GAYDON, ENGLAND - Got R110 million burning a hole in your pocket? You could become one of the few lucky collectors in the world to put this curvaceous duo to your dream garage.
Meet the Aston Martin DBZ Collection.
On the one side you see a modern exotic called the DBS GT Zagato, which has just been revealed in full at the Audrain’s Newport Concours in the USA, and this voluptuous new Aston actually comes with the car that inspired it - a recreation of the DB4 GT Zagato of the 1960s.
As its name implies, the modern car is based on the Aston Martin DBS and created in partnership with Italian coachbuilder Zagato, and it has a completely modern design that takes inspiration from the DB4 GT Zagato of yore.
Aston Martin has also, for the first time, confirmed the DBS GT Zagato’s power source - which is a 5.2-litre twin-turbo V12 that produces 567kW.
Most expensive Astons ever
“Each pair represents the most valuable new sports cars yet built by Aston Martin as the luxury British car maker celebrates its longstanding association with the world-renowned Italian coachbuilder and design house, Zagato,” Aston Martin said of the DBZ Centenary Collection.
“Indeed, this unique collaboration extends a remarkable creative partnership spanning almost 60 years. One that has consistently generated bold and breathtakingly exciting designs, the latest of which is the DBS GT Zagato.”
'Jewelry' in motion
The new DBS GT Zagato may well be worth its weight in gold, featuring 18-carat gold badges at the front and back and gold anodised side strakes and centre lock wheel nuts, while the ‘3D’ machined wheels also feature gold colouring. The car you see in the pictures is painted in ‘Centenary Specification’ Supernova red, which is exclusive to this car.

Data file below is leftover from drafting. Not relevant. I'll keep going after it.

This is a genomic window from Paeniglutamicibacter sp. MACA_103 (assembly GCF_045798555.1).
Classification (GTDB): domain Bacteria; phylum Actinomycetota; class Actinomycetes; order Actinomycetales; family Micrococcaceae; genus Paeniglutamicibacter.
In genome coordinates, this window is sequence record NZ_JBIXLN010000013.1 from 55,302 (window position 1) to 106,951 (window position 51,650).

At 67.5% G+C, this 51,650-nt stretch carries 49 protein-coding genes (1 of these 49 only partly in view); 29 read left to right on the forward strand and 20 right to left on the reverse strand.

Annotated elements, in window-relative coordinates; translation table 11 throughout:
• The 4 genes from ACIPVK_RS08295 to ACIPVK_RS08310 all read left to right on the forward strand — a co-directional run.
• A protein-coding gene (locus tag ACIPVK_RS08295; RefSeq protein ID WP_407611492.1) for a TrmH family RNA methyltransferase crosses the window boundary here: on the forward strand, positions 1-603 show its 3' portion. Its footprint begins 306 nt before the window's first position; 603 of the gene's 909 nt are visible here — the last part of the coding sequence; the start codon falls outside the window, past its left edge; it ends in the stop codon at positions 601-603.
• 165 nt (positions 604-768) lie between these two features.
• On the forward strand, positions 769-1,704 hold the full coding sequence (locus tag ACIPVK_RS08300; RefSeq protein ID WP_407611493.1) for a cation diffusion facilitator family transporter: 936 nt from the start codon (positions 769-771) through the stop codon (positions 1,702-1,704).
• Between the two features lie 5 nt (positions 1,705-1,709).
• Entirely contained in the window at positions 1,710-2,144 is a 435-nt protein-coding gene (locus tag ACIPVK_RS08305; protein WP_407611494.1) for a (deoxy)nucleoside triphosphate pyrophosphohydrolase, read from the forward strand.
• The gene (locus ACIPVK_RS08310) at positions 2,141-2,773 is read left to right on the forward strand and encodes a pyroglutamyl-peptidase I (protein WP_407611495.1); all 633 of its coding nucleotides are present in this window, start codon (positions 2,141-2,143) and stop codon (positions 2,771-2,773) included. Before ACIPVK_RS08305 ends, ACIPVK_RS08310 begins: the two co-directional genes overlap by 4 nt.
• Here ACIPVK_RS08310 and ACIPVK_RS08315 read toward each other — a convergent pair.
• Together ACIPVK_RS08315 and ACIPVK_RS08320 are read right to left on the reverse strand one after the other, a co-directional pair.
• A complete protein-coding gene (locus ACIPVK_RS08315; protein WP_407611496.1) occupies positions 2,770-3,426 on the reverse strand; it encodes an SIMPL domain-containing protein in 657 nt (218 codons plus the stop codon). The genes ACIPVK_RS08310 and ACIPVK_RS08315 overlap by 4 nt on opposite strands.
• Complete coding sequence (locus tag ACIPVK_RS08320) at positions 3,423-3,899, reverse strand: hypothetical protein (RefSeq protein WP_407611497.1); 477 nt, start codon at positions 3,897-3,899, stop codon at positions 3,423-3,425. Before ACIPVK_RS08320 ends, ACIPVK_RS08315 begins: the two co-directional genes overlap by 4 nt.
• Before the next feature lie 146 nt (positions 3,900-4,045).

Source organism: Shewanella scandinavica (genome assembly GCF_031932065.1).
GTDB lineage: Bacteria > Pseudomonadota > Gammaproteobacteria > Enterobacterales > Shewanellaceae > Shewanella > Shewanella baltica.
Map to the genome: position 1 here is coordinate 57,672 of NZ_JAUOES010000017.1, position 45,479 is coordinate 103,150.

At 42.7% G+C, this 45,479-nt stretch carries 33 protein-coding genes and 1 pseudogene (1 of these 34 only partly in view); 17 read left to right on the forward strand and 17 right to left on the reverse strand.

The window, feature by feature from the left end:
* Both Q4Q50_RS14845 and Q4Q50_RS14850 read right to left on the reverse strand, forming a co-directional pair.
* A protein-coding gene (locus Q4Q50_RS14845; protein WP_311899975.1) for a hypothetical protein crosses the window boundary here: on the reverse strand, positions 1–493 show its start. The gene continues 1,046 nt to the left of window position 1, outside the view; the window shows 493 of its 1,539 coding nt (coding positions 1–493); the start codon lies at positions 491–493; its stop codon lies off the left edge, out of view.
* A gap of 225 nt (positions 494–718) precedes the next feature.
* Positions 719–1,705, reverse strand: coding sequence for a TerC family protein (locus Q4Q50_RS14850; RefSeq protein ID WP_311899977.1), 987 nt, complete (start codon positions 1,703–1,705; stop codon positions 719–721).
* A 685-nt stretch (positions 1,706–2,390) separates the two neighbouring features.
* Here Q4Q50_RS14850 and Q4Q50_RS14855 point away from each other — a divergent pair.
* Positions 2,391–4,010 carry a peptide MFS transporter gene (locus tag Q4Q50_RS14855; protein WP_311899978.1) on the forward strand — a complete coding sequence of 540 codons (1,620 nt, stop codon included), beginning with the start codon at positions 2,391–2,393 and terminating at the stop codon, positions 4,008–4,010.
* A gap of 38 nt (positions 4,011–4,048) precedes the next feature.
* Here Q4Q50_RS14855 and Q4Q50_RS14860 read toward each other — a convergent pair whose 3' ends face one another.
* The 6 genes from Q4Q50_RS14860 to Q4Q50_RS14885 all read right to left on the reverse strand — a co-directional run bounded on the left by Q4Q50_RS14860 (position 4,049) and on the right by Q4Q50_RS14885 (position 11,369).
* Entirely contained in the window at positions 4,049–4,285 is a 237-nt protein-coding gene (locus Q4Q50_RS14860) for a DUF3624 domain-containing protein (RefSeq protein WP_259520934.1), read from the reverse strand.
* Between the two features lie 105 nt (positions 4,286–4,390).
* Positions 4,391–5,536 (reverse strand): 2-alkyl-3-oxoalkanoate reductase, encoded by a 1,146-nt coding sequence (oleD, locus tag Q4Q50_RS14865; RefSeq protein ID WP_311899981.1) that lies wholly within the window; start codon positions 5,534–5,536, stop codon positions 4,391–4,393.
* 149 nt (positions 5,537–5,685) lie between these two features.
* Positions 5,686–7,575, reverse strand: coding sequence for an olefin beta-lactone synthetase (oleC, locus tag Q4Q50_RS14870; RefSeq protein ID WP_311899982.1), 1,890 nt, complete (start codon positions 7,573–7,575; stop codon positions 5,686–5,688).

Another dazzling design touch is the huge ‘dynamic’ grille, that features 108 individual diamond shaped carbon fibre pieces, all of which are movable. When the car is parked the grille forms flush with the rest of the exterior, but it 'flutters' into life when the driver pushes the start button.
Inside the DBS GT Zagato features Caithness Spicy Red leather, Zagato ‘Z’ seat quilting as well as configurable carbon and metal 3D-printed interior finishes. Buyers can specify one of three materials for the car’s central ‘saddle’, including Gold PVD (Physical Vapour Deposition), which requires 100 hours of print time, followed by additional polishing.
In addition, the ‘Q by Aston Martin’ customisation service can create a number of truly bespoke parts, materials and finishes.
“The design studio at Aston Martin has risen to the task magnificently, working alongside Andrea (Zagato) and his team,” Aston Martin Chief Creative Officer Marek Reichman said.
“They have taken the already fabulous DBS Superleggera and shaped it into something which retains its Aston Martin identity, yet expresses itself as only a Zagato can. It is the modern expression of a timeless icon.”
DB4 GT Zagato Continuation: handmade heritage car
The other half of the collection, namely the DB4 GT Zagato Continuation sports car, is handmade at the Aston Martin Works centre in Newport Pagnell.
According to Aston Martin, each Continuation car requires about 4500 hours of detailed labour and meticulous handcrafting, although the team has found a way of combining artisan handcraftsmanship and modern production techniques and logistics, which allows the cars to be constructed alongside each other.
Only 19 DB4 GT Zagatos were built back in the ‘sixties, and fittingly, only 19 of the Continuation models will be produced, as part of the DBZ Centenary Collection. The duo costs 6 million pounds, before local taxes, which is about R111.6 million at today’s exchange rate.